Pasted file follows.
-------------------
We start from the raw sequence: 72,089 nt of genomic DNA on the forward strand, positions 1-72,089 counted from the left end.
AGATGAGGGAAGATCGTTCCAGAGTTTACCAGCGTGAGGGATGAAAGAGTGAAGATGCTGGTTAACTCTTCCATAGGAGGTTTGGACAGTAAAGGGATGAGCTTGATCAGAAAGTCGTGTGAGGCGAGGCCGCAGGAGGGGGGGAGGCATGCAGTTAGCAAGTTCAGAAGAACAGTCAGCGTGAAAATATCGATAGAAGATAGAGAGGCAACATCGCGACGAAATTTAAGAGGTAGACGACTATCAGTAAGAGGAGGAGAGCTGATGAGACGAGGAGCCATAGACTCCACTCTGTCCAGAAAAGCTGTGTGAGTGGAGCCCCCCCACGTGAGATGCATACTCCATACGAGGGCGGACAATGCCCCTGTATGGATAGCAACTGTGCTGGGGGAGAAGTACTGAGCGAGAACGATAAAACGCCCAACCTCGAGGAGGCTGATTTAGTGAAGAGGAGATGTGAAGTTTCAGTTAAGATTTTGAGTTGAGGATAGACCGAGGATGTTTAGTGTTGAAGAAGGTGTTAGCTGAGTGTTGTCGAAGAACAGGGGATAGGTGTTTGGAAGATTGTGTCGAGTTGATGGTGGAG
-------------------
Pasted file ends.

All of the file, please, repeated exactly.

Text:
We start from the raw sequence: 72,089 nt of genomic DNA on the forward strand, positions 1-72,089 counted from the left end.
AGATGAGGGAAGATCGTTCCAGAGTTTACCAGCGTGAGGGATGAAAGAGTGAAGATGCTGGTTAACTCTTCCATAGGAGGTTTGGACAGTAAAGGGATGAGCTTGATCAGAAAGTCGTGTGAGGCGAGGCCGCAGGAGGGGGGGAGGCATGCAGTTAGCAAGTTCAGAAGAACAGTCAGCGTGAAAATATCGATAGAAGATAGAGAGGCAACATCGCGACGAAATTTAAGAGGTAGACGACTATCAGTAAGAGGAGGAGAGCTGATGAGACGAGGAGCCATAGACTCCACTCTGTCCAGAAAAGCTGTGTGAGTGGAGCCCCCCCACGTGAGATGCATACTCCATACGAGGGCGGACAATGCCCCTGTATGGATAGCAACTGTGCTGGGGGAGAAGTACTGAGCGAGAACGATAAAACGCCCAACCTCGAGGAGGCTGATTTAGTGAAGAGGAGATGTGAAGTTTCAGTTAAGATTTTGAGTTGAGGATAGACCGAGGATGTTTAGTGTTGAAGAAGGTGTTAGCTGAGTGTTGTCGAAGAACAGGGGATAGGTGTTTGGAAGATTGTGTCGAGTTGATGGTGGAG